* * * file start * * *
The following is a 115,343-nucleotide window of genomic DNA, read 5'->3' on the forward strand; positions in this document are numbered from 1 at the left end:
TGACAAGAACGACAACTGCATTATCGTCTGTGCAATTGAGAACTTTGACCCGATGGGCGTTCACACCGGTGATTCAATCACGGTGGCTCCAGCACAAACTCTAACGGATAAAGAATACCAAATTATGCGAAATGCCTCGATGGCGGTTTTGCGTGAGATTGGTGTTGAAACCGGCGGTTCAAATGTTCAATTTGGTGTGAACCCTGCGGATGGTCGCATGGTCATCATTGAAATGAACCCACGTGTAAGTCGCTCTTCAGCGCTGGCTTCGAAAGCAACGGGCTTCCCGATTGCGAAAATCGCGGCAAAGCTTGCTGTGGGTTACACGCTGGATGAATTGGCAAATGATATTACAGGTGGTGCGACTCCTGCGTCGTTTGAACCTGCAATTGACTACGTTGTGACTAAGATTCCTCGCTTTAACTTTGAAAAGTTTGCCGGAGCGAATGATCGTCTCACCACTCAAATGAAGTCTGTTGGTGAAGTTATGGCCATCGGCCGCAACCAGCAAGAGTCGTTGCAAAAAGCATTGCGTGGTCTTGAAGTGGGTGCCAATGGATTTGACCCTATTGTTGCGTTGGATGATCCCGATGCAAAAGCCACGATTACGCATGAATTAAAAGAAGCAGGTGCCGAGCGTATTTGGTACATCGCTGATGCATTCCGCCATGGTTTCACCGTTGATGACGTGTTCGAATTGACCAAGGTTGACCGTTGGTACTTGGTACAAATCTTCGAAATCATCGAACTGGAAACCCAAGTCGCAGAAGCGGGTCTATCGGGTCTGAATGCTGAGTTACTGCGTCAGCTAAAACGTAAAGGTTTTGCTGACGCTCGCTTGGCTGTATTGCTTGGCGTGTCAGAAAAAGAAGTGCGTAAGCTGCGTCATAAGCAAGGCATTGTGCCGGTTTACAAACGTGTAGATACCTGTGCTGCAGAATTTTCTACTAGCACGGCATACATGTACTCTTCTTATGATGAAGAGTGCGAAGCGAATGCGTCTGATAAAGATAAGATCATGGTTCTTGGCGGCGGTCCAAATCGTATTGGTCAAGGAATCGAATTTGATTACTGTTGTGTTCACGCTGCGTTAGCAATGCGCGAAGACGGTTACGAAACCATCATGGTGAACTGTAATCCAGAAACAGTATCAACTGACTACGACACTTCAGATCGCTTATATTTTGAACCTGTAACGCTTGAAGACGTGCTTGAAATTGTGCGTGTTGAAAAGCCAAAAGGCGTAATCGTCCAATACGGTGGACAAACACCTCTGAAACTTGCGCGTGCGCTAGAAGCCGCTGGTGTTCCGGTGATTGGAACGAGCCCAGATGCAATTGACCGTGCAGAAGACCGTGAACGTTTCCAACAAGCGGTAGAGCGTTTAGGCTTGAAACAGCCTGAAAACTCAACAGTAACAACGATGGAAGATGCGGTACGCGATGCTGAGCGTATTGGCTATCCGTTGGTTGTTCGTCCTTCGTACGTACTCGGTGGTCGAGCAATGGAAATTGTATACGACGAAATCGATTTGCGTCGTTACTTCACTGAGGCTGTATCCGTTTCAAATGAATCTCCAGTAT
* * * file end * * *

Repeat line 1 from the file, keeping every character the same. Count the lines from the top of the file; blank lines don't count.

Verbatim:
The following is a 115,343-nucleotide window of genomic DNA, read 5'->3' on the forward strand; positions in this document are numbered from 1 at the left end: